Nine of the riders at the starting line of the World Cycling Championships in London on 28 April 1879 knew each other well. They had competed against each other just 5 months before when the winner, Sheffield’s William Cann, had ridden over 1,060 miles in 6 days. Naturally Cann started as favourite again with French champion, Charles Terront, considered to be his closest rival for the fabulous prizes on offer – £105 in cash and a belt said to be worth another £100 (worth many thousands of pounds in today’s money). The contestants could be forgiven for not giving more than a sideways glance to the one newcomer among them, George Waller, a young rider from Newcastle, who had previously won prizes only in minor contests in the north and midlands.
Who was Waller?
George William Waller was born on 12 April 1855 at 11 Back Lane, Gallowgate in Newcastle upon Tyne. His father, James, was a mason from Yorkshire and his mother, Catherine, a local woman. She was 12 years older than her husband and died, aged 58, when George was just 15.
The family lived in Elswick when George was a young boy but the 1871 census shows George and his father both working as masons and living at 13 Miller’s Hill, Byker.
We know that George worked for a time in York on the building of the Foss Islands Railway, which eventually opened in 1880. Apparently it was here that he first had the idea of long distance cycling. It was said that, wishing to visit home at weekends, he bought a ‘boneshaker’. His colleagues reportedly thought it a great joke at first but it was reported that he commuted between York and Newcastle with some ease after a hard week of physical labour and was back at work on time on Mondays. Whether this story is true we can’t be sure but it was certainly told during his lifetime and fits in with what we know about Waller: that he was extremely tough, although a modest 5 foot 8 inches tall and weighing only around 8 stones 11 pounds, a ‘compactly framed well set man with no extraordinary muscular development’.
‘of medium height and fair complexion and has a wiry and hardy appearance.’
Some reports mention that he was also a diver.
The first reference to Waller racing we have found so far dates from 1871 when, as a 16 year old, he came third and won 10 shillings in a handicap event promoted by Mr T Sutton at Fenham Park Grounds in a ‘poor race’ in a sport ‘only recently introduced to the North.’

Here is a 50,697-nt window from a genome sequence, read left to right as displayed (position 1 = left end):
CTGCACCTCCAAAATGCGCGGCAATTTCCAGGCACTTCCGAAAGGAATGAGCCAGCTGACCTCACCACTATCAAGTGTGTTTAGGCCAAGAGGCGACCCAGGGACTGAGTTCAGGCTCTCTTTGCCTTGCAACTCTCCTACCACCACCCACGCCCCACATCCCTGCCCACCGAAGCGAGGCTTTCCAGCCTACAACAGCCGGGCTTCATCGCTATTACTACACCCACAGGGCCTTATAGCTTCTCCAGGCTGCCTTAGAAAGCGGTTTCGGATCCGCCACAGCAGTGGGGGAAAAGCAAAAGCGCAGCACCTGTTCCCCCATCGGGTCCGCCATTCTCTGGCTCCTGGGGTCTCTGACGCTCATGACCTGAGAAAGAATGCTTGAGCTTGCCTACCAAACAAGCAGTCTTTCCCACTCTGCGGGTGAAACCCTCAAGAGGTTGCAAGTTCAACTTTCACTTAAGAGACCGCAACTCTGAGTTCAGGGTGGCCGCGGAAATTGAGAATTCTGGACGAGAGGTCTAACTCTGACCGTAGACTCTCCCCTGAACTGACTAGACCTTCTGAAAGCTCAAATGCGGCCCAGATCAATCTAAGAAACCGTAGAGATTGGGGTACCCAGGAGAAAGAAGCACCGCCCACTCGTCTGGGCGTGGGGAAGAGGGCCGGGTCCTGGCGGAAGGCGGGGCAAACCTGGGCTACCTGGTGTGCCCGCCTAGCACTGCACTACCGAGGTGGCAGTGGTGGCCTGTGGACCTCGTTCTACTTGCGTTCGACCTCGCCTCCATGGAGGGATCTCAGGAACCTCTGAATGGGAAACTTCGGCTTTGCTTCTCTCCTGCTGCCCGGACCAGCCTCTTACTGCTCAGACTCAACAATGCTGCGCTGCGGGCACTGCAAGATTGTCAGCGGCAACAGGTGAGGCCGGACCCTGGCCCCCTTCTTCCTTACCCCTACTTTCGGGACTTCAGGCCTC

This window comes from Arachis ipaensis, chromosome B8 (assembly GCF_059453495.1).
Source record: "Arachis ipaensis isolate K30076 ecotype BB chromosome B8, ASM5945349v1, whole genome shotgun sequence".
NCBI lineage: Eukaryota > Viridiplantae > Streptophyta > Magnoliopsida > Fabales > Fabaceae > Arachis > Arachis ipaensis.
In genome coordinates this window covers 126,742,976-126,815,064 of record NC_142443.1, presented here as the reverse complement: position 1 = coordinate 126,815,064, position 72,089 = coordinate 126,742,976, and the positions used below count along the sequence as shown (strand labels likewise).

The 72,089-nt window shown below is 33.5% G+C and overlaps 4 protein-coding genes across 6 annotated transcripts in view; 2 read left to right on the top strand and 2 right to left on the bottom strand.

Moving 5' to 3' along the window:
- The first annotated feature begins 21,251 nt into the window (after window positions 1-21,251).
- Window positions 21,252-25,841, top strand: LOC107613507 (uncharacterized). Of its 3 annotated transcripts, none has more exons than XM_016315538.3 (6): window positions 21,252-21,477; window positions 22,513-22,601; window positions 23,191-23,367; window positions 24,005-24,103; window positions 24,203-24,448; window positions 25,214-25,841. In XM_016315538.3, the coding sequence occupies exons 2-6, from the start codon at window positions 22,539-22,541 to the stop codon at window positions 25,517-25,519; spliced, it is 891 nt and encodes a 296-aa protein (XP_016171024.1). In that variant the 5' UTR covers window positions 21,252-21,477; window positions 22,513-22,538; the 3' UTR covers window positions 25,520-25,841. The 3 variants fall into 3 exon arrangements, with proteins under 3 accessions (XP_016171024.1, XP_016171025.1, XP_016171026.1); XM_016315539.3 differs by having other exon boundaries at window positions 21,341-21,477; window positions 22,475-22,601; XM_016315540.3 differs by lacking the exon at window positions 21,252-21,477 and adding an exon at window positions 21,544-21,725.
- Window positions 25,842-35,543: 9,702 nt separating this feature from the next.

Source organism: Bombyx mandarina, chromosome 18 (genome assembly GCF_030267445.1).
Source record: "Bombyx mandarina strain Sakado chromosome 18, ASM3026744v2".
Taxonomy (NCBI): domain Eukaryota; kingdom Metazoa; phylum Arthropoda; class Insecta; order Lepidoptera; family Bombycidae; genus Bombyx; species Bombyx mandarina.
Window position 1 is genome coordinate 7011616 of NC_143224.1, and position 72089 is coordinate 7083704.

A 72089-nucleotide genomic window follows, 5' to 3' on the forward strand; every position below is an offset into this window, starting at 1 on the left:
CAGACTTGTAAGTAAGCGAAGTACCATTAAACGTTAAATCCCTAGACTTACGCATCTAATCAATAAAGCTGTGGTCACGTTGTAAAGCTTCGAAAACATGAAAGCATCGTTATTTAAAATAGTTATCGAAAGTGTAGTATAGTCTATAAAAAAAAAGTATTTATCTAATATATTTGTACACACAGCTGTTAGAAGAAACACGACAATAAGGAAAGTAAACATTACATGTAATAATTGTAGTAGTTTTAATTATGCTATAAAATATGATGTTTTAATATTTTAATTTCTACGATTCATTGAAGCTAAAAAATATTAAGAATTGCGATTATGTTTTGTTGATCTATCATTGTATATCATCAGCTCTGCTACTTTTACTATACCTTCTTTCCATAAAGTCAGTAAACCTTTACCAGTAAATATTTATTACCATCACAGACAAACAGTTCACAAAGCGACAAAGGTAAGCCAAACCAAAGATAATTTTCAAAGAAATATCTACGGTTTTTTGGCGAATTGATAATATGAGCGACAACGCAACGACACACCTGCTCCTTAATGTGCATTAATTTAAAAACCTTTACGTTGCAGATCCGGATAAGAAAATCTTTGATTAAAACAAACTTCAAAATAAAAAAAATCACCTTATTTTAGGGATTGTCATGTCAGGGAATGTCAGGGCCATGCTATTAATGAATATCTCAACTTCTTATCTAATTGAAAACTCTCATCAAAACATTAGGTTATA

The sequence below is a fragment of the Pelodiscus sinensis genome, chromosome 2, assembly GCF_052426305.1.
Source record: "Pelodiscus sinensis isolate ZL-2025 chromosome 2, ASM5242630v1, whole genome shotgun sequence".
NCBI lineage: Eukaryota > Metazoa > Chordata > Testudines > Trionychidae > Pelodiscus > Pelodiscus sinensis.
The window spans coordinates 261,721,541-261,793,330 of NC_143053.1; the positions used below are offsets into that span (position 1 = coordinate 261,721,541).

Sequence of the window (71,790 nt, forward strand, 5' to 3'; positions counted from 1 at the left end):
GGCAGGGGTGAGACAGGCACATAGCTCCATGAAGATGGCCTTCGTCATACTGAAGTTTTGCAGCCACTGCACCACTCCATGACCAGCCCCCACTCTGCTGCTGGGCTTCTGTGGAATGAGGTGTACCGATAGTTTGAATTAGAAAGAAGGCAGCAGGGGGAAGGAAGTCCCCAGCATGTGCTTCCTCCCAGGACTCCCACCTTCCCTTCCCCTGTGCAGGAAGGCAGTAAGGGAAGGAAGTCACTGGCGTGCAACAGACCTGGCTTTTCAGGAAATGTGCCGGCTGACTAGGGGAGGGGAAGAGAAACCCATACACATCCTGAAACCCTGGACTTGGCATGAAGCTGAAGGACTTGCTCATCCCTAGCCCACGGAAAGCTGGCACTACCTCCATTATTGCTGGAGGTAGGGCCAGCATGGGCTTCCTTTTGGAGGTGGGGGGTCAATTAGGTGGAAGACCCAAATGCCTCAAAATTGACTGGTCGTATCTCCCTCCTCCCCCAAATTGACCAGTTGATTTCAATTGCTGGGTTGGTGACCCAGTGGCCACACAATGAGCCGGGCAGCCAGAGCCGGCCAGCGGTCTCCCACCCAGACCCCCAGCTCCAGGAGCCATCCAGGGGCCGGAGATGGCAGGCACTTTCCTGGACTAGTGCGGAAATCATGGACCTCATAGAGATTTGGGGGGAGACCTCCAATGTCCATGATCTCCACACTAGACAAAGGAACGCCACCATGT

In 1874 he finished third in his heat in the Great All-England one mile handicap held in Sheffield. The following year he won a heat in Wolverhampton but it was again described as a very poor race. In 1876, he won a heat again in a one mile race in the same city.
Test of endurance
The six day race at the Agricultural Halls in Islington was covered in detail in newspapers across the country. It lasted from Monday to Saturday with riders permitted to spend up to eighteen hours on the track. The reports describe brief rests during the day to ‘shampoo‘, change and eat and just six hours compulsory rest at night. With Cann, the champion and favourite, having crashed on the first day in a collision with Terront, Waller took an early lead, closely followed by the French rider. The crowd of spectators grew as the week went on, with 8,000 cheering on the riders by Wednesday by which time the leaders were taking few rests. By midnight, when the race adjourned for the night, Waller had ridden 878 miles and Terront just over 840.
By five pm on Friday, the fifth day, Waller had ridden 1,020 miles on his Hillman and Herbert DHF Premier and so became the first rider to win the prize of £20 offered to any rider who achieved 1,000 miles over six days. He was attended by his brother Tom, along with a Charley Smith and the one hundred miles champion, Walter Phillips.
On the final evening, the crowd had swelled to around 10,000 and was allowed into the centre of the tight circuit ‘on extra payment, of course‘. The leaders ‘shaking hands, sped away merrily to the inspiring strains of the Marseillaise’. Waller’s final distance was 1,172 miles, 44 miles more then Terrront.
Thank you to Tyne and Wear Museums and Archives for permission to reproduce these photographs.
Waller was instantly a sporting hero. He returned to Newcastle via York where ‘admirers gathered round the cab in which he was being conveyed to the station, took out the horse and dragged the vehicle, amid cheers, to the booking office’.
One newspaper expressed wonder at the distances travelled: ‘The bicycle is thus once again shown to be a much speedier means of locomotion than a horse and there is little doubt that an ordinary traveller accustomed to the vehicle could with ease compass 100 miles a day. It seems strange that it cannot be turned to greater practical advantage as a mode of travelling.’
The event was clearly considered a success as only a few months later on 1 September, most of the same cyclists took to the track again. There was even more media interest and bigger crowds. Performers, including Terront’s brother, again performed ‘circus tricks of bicycle riding’ in the centre of the track, helping to create a carnival atmosphere.
And this time, after his exploits the previous spring, Waller was hot favourite. There were colourful descriptions of him in the newspapers:
‘He wore a little round straw hat, with a fluttering green ribbon, and beneath it such a crop of bright, crisp yellow hair as his Saxon ancestors must have bequeathed him centuries ago, before the invention of either brush, comb or pomatum pot’ (Freeman’s Journal, Dublin).